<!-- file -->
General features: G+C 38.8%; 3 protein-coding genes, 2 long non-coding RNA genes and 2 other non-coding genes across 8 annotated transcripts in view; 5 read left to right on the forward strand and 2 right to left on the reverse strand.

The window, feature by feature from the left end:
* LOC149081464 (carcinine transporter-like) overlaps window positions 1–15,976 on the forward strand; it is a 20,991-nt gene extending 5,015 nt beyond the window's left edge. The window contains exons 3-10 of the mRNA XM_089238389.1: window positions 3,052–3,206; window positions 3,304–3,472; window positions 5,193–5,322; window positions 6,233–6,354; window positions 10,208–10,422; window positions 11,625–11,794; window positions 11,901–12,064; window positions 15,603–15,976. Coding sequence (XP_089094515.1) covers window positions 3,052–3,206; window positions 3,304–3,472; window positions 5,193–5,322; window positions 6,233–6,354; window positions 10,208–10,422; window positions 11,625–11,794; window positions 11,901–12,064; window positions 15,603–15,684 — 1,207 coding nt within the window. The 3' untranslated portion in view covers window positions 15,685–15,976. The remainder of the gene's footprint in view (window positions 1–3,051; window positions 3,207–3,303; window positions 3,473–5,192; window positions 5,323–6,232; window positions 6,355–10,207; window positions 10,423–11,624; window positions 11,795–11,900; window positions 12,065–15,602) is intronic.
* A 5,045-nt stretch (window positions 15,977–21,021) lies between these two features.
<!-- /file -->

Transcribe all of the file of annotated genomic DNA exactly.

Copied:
General features: G+C 38.8%; 3 protein-coding genes, 2 long non-coding RNA genes and 2 other non-coding genes across 8 annotated transcripts in view; 5 read left to right on the forward strand and 2 right to left on the reverse strand.

The window, feature by feature from the left end:
* LOC149081464 (carcinine transporter-like) overlaps window positions 1–15,976 on the forward strand; it is a 20,991-nt gene extending 5,015 nt beyond the window's left edge. The window contains exons 3-10 of the mRNA XM_089238389.1: window positions 3,052–3,206; window positions 3,304–3,472; window positions 5,193–5,322; window positions 6,233–6,354; window positions 10,208–10,422; window positions 11,625–11,794; window positions 11,901–12,064; window positions 15,603–15,976. Coding sequence (XP_089094515.1) covers window positions 3,052–3,206; window positions 3,304–3,472; window positions 5,193–5,322; window positions 6,233–6,354; window positions 10,208–10,422; window positions 11,625–11,794; window positions 11,901–12,064; window positions 15,603–15,684 — 1,207 coding nt within the window. The 3' untranslated portion in view covers window positions 15,685–15,976. The remainder of the gene's footprint in view (window positions 1–3,051; window positions 3,207–3,303; window positions 3,473–5,192; window positions 5,323–6,232; window positions 6,355–10,207; window positions 10,423–11,624; window positions 11,795–11,900; window positions 12,065–15,602) is intronic.
* A 5,045-nt stretch (window positions 15,977–21,021) lies between these two features.